Research at North America Regional Climate Centre
The North America Regional Climate Centre (NARCC) is based in the Chesapeake Bay area of Maryland, USA, at the Smithsonian Environmental Research Centre (SERC). The area is part of the Eastern Deciduous Forest. The trees vary greatly in age, many having only recently regenerated from agricultural land that was poorly managed. Research indicates that the forest has been cut down at least once and maybe twice.
Forests near North America Regional Climate Centre
Research partner institution and principal investigators
Earthwatch is working with SERC at this site. It is worth explaining here the relationship with the Smithsonian Institution. The Smithsonian Institution is an educational and research institute based in the USA, with a number of specialist institutes. The methods used by Earthwatch at all of the five RCCs are in accordance with the Centre for Tropical Forest Sciences (CTFS), which has a network of forest research sites around the world, and is a branch of the Smithsonian Tropical Research Institute (STRI). In the USA, Earthwatch is working with SERC, using the same CTFS methods as are employed at all the RCCs.
Volunteers from HSBC, termed 'Climate Champions', assist with data collection in the field and data entry, overseen by scientists from SERC.
The principal investigators are Dr Geoffrey (Jess) Parker, Head Scientist in the Forest Ecology Lab of SERC and Dr John Parker, Head Scientist in the Terrestrial Ecology lab at SERC. Jess Parker’s previous research concerned the effects on forests of acid deposition and the nutrient balance and microclimate of logged tropical forests. His current research involves the energy, water and carbon balances of forests, and explores how forest structure influences those functions. John Parker’s research interests include: invasive, nuisance and endangered species in aquatic, marine and terrestrial systems; global change; biodiversity and ecosystem function; community ecology; consumer-prey interactions and chemical ecology. He is leading a deer-exclusion study at SERC which is additional and supplemental to the original research.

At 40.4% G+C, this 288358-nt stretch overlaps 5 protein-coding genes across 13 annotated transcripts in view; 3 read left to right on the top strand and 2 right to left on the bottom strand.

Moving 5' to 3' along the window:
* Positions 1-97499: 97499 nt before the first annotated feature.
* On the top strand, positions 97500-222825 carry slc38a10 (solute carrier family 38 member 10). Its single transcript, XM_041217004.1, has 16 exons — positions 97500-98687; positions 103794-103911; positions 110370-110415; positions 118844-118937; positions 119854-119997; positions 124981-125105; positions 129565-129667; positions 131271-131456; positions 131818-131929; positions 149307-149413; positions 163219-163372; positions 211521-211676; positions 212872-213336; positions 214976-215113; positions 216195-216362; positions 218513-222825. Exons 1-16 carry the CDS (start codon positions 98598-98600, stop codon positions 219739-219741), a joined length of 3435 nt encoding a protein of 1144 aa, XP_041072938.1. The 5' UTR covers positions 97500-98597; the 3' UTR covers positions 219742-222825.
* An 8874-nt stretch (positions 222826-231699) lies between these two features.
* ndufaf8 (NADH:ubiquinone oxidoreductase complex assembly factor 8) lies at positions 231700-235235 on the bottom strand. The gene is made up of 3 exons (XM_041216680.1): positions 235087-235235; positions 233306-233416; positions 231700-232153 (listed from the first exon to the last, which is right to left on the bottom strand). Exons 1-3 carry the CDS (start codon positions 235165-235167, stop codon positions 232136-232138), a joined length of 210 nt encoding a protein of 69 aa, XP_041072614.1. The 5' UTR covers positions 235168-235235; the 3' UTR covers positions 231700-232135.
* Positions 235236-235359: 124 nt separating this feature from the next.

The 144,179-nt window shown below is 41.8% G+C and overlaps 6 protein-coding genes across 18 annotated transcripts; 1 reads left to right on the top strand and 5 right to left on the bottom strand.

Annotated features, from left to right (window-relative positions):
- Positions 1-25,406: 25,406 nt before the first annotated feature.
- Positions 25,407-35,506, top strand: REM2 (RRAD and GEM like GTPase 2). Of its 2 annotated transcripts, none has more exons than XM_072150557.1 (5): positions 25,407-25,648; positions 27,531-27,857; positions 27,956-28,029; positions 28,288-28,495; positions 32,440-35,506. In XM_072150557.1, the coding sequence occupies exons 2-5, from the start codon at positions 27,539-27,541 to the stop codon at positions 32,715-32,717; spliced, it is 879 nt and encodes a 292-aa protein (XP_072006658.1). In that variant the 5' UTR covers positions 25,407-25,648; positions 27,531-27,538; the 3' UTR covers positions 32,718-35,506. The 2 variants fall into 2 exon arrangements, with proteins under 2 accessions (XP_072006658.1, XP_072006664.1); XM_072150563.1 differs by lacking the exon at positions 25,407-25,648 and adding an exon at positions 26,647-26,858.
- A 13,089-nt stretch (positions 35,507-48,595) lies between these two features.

Climate champions at SERC
Data collection methods are as described in the Research Introduction. Work started here in October 2007 and will continue to December 2011. Eight permanent 1 ha plots have been established with two levels of management and two levels of development, with two replicates of each forest type (Figure 1). There is also a 16 ha plot which is part of the network of CTFS plots around the world.
Figure 1 Plot types in the USA; there are two replicates of each type. The intact plots are also referred to as control plots.
In addition to the standard data collection, regeneration of ground vegetation is also studied, as is leaf phenology (timing of leaf growth). Stumps in the logged forests are studied to extract data from growth rings which will be related to past climate.
Invasive plants and deer
The study in the plots by John Parker looks at the separate and combined effects of invasive plants and deer on forest ecosystems. His experiment utilizes 32 deer-exclusion cages along with 32 weed-removal plots to experimentally examine how over-browsing and plant invasions interact with forest management and land use history to affect forest regeneration, understory herb diversity, and food web dynamics.
The exclusion cages and weed removal plots are 10 m x 10 m each, and situated within the eight permanent 1 ha plots already established at SERC. Invasive weed species are removed by hand each spring and summer in the “non-weed” plots, and a range of variables measured in all plots. These include plant community composition, soil moisture, soil compaction, light availability, leaf area index, insect abundance, small mammal activity and amount of course woody debris.